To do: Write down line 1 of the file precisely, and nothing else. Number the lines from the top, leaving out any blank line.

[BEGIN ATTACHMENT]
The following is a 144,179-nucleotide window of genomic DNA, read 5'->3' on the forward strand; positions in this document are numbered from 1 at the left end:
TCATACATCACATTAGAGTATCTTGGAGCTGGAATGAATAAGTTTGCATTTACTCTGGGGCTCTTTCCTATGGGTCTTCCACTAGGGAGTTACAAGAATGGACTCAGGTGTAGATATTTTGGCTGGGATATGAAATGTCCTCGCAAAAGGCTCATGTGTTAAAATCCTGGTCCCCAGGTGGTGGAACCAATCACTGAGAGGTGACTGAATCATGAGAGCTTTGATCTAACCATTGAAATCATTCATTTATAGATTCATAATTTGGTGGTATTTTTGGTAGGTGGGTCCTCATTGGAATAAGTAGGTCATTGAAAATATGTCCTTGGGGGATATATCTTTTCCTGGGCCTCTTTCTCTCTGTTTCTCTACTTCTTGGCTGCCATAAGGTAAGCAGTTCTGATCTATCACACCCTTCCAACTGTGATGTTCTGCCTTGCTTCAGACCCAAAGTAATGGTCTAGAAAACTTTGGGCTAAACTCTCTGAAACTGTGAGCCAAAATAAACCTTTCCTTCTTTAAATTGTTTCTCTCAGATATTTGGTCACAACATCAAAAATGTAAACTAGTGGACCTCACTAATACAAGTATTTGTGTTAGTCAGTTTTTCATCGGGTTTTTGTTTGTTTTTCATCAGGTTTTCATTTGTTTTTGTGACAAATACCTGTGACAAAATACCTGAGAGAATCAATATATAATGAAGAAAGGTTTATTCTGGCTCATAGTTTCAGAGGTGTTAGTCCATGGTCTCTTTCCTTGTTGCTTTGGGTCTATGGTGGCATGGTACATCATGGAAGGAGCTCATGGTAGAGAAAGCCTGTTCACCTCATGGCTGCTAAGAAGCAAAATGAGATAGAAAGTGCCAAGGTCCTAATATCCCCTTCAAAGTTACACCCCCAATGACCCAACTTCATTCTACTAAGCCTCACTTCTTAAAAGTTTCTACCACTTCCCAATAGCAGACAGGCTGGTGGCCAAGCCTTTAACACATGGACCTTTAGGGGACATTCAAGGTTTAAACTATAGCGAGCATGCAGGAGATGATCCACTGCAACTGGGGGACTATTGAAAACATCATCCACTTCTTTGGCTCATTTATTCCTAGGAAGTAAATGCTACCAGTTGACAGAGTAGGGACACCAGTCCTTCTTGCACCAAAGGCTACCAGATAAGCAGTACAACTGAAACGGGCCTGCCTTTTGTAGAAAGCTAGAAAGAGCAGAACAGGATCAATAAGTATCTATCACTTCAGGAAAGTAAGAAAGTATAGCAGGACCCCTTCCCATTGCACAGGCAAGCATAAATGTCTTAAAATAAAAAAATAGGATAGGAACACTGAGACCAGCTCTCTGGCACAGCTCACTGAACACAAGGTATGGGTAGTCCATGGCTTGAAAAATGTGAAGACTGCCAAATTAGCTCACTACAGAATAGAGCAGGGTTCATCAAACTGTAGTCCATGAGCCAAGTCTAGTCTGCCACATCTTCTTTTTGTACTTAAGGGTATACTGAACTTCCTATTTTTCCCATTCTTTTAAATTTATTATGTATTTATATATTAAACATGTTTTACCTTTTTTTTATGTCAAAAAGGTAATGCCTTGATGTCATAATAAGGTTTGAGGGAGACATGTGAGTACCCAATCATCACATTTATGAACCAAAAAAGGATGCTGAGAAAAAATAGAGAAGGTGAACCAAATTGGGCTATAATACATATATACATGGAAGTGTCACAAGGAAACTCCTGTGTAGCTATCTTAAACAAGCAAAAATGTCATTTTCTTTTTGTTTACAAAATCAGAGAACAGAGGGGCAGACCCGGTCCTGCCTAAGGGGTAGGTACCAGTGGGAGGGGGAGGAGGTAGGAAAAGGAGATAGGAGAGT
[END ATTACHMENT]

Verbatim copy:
The following is a 144,179-nucleotide window of genomic DNA, read 5'->3' on the forward strand; positions in this document are numbered from 1 at the left end: